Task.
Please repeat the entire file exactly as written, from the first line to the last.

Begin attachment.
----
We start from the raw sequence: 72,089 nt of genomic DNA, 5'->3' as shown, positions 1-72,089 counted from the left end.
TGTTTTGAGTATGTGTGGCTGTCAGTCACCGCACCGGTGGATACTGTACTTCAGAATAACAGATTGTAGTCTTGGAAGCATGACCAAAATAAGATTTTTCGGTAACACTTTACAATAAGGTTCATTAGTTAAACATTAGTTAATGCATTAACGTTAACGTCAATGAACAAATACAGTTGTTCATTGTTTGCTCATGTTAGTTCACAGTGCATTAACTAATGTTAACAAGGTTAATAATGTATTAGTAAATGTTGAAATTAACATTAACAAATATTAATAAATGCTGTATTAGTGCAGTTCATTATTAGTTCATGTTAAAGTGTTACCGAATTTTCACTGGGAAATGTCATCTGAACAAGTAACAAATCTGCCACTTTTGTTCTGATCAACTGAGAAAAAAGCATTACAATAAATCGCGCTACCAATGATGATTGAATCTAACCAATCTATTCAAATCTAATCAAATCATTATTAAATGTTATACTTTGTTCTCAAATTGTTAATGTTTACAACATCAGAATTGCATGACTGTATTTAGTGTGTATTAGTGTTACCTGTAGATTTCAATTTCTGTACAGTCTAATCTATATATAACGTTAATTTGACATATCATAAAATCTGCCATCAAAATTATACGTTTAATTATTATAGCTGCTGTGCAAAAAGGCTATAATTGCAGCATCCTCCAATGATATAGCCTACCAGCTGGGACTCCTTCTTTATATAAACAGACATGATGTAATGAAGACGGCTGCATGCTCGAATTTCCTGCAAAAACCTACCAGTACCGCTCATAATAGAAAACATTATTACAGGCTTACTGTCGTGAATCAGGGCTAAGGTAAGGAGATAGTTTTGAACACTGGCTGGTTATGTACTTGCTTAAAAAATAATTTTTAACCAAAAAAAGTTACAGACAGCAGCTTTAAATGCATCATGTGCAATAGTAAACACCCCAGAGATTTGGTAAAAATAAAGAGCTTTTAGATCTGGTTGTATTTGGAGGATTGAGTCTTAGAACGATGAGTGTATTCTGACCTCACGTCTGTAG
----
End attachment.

We start from the raw sequence: 72,089 nt of genomic DNA, 5'->3' as shown, positions 1-72,089 counted from the left end.
TGTTTTGAGTATGTGTGGCTGTCAGTCACCGCACCGGTGGATACTGTACTTCAGAATAACAGATTGTAGTCTTGGAAGCATGACCAAAATAAGATTTTTCGGTAACACTTTACAATAAGGTTCATTAGTTAAACATTAGTTAATGCATTAACGTTAACGTCAATGAACAAATACAGTTGTTCATTGTTTGCTCATGTTAGTTCACAGTGCATTAACTAATGTTAACAAGGTTAATAATGTATTAGTAAATGTTGAAATTAACATTAACAAATATTAATAAATGCTGTATTAGTGCAGTTCATTATTAGTTCATGTTAAAGTGTTACCGAATTTTCACTGGGAAATGTCATCTGAACAAGTAACAAATCTGCCACTTTTGTTCTGATCAACTGAGAAAAAAGCATTACAATAAATCGCGCTACCAATGATGATTGAATCTAACCAATCTATTCAAATCTAATCAAATCATTATTAAATGTTATACTTTGTTCTCAAATTGTTAATGTTTACAACATCAGAATTGCATGACTGTATTTAGTGTGTATTAGTGTTACCTGTAGATTTCAATTTCTGTACAGTCTAATCTATATATAACGTTAATTTGACATATCATAAAATCTGCCATCAAAATTATACGTTTAATTATTATAGCTGCTGTGCAAAAAGGCTATAATTGCAGCATCCTCCAATGATATAGCCTACCAGCTGGGACTCCTTCTTTATATAAACAGACATGATGTAATGAAGACGGCTGCATGCTCGAATTTCCTGCAAAAACCTACCAGTACCGCTCATAATAGAAAACATTATTACAGGCTTACTGTCGTGAATCAGGGCTAAGGTAAGGAGATAGTTTTGAACACTGGCTGGTTATGTACTTGCTTAAAAAATAATTTTTAACCAAAAAAAGTTACAGACAGCAGCTTTAAATGCATCATGTGCAATAGTAAACACCCCAGAGATTTGGTAAAAATAAAGAGCTTTTAGATCTGGTTGTATTTGGAGGATTGAGTCTTAGAACGATGAGTGTATTCTGACCTCACGTCTGTAG